(a) a fit case; (e) Bind over any

(a) Record a finding to that affect;

(b) Make a complaint thereof in writing;

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(c) Send it to a First Class Magistrate having jurisdiction;

(d) Take sufficient security for the appearance of the accused before such Magistrate; or if the alleged offence is non-bailable, send the accused in custody to such Magistrate in a fit case;

(e) Bind over any person to appear and give evidence before such Magistrate.

These powers of the Court under S. 340 can be exercised by it on an application made to it in this behalf, or otherwise. Thus, the Court can also act suo motu (i.e. on its own). The Patna High Court has held that an application to the Court can even be moved by a person who is not a party to the proceedings. (Harekishna,—1929 8 Pat. 736)

Moreover, the Court’s powers under this section should be exercised only if it is expedient, in the interests of justice, that such an inquiry should be made. As observed by the Calcutta High Court, to prosecute people because they give evidence which is contradictory, merely on the basis of that contradiction, is a procedure of very doubtful validity. (Keramat ÀÍ,—1928 515 Cal. 1312).

Before, therefore, a Court can invoke this machinery provided by law against a private individual; he must be clearly told that his prosecution is in the interests of justice. Until this condition is fulfilled, there can be no foundation for a proceeding of this nature. (Liaqat Hussian v. Vinay Prakash,—1946 All. 62)

In K. Karunakaran v. T.V. Eachara Warrier (A.I.R. 1978 S.C. 290), there was a complaint against the Home Minister of Kerala in respect of an offence of giving false evidence under S. 193 of the Indian Penal Code. After due inquiry, the High Court sentenced the complainant for perjury. The matter was taken to the Supreme Court, which whilst refusing to interfere with the order of the High Court, observed as follows:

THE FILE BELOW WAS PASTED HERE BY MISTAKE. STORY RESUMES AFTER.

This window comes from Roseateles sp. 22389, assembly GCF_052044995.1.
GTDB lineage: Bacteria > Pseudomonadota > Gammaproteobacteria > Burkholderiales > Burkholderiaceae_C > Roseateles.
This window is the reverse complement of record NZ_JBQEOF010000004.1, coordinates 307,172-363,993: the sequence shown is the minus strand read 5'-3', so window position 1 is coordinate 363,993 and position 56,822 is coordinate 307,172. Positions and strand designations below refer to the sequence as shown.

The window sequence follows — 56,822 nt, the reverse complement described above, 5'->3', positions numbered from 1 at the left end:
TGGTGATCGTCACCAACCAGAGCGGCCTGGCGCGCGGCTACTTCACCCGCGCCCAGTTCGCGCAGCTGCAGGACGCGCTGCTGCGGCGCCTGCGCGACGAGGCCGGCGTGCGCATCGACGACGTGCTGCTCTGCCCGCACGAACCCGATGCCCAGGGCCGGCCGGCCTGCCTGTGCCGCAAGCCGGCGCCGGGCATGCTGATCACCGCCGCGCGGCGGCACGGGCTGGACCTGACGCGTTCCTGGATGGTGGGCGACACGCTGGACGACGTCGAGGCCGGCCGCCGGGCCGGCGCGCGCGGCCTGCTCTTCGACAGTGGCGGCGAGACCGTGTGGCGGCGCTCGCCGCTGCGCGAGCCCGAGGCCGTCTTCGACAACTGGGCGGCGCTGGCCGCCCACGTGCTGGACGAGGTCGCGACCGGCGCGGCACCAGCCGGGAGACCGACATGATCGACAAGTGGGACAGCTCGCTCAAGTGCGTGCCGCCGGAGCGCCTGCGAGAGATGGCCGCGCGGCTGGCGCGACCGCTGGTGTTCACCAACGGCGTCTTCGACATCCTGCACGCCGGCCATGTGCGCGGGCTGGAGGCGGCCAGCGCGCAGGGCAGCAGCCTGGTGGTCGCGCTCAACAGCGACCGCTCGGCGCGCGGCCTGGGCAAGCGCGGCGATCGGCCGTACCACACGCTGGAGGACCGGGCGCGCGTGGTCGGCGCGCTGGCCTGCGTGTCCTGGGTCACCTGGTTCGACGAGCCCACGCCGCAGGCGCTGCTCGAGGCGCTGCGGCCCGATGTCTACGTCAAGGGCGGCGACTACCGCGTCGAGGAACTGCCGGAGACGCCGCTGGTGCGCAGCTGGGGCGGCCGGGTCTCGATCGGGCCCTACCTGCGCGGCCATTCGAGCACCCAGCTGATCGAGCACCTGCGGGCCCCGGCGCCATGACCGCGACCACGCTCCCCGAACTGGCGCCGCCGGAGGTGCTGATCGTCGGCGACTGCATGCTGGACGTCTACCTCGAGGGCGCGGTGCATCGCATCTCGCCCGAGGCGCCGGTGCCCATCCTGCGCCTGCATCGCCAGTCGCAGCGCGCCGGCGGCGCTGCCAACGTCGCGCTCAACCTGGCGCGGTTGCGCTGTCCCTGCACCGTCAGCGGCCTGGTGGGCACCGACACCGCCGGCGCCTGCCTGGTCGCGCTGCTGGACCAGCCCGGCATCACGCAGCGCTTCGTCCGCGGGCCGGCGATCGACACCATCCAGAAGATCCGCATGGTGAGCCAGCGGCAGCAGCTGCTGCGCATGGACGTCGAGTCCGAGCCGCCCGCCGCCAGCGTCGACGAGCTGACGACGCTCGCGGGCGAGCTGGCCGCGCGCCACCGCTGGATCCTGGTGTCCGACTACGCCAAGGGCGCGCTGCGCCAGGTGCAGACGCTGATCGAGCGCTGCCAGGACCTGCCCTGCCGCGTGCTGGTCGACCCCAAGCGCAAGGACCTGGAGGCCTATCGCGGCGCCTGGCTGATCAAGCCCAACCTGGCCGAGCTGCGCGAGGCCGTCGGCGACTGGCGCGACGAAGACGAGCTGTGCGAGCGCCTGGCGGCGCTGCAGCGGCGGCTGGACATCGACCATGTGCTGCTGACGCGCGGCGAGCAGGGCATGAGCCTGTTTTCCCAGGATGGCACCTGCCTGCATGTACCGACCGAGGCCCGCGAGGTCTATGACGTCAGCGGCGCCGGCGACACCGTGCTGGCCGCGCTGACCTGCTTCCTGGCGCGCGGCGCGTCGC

“It will not be expedient, in the interests of justice, to interfere with the High Court, unless we are absolutely certain that the two pre-conditions which are necessary for laying a complaint under Section 340 are completely absent. The two pre-conditions are that the material produced before the High Court make out a prima facie case for a complaint, and secondly, that it is expedient, in the interests of justice, to permit the prosecution under Section 193 of the Indian Penal Code.”

A Magistrate, to whom a complaint is made, as above, must proceed to deal with the case, as far as possible, as if it was a case instituted on a Police Report. If it is brought to the notice of the Magistrate that an appeal is pending against the decision in the judicial proceeding out of which the matter has arisen, he may, if he thinks fit, at any stage adjourn the hearing of the case until such appeal is decided.

S. 344 then prescribes a summary procedure for a trial for giving false evidence. It provides that if, at the time of delivery of any judgment or final order, the Court expresses an opinion to the effect that any witness has knowingly or wilfully given false evidence or fabricated false evidence, with the intention that it may be used in such a proceedings, the Court may try such an offender, summarily and sentence him to imprisonment for upto 3 months, or fine upto Rs. 500, or both. However, before it does so, the following two conditions must be satisfied.

(a) The Court must be satisfied that it is necessary and expedient in the interests of justice that such a witness should be tried summarily.

(b) The witness should be given a reasonable opportunity of showing cause why he should not be punished for such offence.

In all such cases, the Court must follow the procedure presecribed for summary trials, as far as practicable.